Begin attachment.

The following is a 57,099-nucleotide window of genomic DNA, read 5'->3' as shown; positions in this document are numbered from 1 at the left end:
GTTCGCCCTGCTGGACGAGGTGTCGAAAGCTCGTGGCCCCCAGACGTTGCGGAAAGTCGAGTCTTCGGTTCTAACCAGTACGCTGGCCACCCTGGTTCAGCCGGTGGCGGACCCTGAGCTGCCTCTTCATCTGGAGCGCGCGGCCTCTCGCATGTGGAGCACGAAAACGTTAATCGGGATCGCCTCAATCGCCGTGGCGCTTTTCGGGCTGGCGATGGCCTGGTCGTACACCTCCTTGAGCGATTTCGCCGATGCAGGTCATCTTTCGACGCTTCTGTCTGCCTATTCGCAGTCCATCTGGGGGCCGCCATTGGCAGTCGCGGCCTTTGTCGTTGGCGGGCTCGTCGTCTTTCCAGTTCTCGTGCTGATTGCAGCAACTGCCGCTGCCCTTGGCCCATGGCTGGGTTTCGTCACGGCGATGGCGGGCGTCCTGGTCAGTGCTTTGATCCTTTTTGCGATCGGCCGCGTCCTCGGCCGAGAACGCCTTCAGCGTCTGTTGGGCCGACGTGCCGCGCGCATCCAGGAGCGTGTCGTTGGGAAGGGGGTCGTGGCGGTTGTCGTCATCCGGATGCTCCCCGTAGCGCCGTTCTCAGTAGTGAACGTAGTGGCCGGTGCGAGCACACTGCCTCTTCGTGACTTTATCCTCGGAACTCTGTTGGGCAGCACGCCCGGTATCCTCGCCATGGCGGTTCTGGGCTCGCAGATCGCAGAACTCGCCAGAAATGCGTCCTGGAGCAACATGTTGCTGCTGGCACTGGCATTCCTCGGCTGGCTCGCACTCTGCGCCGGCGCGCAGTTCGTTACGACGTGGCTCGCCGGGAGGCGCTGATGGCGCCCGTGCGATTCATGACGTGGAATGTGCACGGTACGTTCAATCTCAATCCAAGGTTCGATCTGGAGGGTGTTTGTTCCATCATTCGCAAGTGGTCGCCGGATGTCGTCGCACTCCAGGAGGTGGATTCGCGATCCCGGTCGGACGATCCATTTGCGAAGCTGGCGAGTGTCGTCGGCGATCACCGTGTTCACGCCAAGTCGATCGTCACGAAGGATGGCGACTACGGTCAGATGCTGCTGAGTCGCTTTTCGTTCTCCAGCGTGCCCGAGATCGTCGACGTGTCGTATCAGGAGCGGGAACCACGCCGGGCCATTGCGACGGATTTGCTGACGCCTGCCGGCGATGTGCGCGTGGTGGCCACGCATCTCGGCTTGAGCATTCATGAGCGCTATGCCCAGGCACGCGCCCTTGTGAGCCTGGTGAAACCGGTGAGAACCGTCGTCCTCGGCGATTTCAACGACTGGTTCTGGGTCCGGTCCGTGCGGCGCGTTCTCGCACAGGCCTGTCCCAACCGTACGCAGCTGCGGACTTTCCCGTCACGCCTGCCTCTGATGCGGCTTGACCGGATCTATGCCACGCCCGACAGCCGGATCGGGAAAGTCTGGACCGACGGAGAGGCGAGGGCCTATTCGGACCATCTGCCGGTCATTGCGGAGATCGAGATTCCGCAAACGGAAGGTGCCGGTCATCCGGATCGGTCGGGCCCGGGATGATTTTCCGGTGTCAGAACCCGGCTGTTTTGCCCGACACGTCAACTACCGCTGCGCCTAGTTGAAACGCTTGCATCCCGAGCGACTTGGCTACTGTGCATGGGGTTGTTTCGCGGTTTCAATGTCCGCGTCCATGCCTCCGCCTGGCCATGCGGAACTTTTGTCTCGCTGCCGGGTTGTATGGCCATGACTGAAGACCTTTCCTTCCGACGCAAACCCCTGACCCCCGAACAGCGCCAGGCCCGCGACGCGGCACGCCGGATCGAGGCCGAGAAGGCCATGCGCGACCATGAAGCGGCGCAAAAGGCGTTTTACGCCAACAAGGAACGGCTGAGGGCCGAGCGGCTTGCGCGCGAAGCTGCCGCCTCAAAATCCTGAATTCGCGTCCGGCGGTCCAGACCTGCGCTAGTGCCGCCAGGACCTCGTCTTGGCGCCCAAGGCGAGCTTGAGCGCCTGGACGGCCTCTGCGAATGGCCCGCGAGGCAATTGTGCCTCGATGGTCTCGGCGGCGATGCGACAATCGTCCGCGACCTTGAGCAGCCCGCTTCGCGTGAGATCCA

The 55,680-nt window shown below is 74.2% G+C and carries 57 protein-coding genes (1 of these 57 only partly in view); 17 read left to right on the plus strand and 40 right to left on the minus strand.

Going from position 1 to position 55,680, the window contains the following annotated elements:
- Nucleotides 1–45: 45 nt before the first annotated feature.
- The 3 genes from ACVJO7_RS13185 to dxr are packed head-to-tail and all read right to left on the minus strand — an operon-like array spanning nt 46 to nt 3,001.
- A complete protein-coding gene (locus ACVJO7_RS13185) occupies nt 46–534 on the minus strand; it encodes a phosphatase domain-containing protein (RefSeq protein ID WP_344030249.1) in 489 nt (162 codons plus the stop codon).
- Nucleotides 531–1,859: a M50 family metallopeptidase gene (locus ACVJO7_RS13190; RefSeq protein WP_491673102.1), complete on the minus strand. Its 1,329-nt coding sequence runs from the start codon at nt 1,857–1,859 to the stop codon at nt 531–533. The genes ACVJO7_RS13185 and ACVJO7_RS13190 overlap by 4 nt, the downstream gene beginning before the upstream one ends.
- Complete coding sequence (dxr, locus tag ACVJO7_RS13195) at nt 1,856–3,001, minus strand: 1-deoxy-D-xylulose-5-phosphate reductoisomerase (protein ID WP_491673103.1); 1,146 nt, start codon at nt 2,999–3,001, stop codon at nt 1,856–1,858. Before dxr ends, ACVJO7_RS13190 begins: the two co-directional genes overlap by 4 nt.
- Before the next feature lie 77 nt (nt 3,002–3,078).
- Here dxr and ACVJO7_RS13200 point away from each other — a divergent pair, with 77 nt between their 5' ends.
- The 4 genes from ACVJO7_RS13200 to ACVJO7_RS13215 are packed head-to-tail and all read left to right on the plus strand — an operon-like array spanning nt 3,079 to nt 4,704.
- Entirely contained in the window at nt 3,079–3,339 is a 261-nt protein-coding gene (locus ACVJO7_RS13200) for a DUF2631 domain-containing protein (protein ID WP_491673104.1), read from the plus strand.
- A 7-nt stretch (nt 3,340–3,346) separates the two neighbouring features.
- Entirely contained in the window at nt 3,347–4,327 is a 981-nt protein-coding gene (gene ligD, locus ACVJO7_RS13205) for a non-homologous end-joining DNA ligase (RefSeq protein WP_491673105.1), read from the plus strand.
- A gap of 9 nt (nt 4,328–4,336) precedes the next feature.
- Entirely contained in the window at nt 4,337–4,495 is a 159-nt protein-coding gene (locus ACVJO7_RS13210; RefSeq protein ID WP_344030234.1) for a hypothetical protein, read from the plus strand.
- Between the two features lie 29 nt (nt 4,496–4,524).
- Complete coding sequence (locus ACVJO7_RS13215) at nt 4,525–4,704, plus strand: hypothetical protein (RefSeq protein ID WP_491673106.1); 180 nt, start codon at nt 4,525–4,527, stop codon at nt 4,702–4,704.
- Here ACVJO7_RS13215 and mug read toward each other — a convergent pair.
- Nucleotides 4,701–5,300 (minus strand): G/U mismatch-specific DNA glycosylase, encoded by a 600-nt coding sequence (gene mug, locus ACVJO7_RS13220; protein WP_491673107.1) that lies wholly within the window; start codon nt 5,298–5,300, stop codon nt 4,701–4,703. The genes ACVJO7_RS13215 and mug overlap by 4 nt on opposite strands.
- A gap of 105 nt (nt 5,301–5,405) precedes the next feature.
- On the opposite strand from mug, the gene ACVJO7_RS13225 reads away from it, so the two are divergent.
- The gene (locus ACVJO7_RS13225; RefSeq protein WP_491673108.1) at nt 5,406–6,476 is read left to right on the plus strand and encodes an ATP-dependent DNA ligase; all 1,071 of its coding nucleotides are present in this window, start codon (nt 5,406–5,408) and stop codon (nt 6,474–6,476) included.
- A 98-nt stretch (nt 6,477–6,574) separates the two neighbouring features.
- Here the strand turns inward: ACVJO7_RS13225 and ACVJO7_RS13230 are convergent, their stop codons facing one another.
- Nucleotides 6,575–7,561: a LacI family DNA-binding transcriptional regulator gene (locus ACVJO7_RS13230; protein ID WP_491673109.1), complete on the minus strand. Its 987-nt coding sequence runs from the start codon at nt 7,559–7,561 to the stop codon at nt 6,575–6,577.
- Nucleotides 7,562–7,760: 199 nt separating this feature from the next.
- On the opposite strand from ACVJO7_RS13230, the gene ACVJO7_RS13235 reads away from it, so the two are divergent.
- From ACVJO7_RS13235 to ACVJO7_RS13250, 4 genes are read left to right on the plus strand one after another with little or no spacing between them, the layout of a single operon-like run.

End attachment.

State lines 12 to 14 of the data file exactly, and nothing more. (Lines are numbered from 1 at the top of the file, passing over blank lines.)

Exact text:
- The 4 genes from ACVJO7_RS13200 to ACVJO7_RS13215 are packed head-to-tail and all read left to right on the plus strand — an operon-like array spanning nt 3,079 to nt 4,704.
- Entirely contained in the window at nt 3,079–3,339 is a 261-nt protein-coding gene (locus ACVJO7_RS13200) for a DUF2631 domain-containing protein (protein ID WP_491673104.1), read from the plus strand.
- A 7-nt stretch (nt 3,340–3,346) separates the two neighbouring features.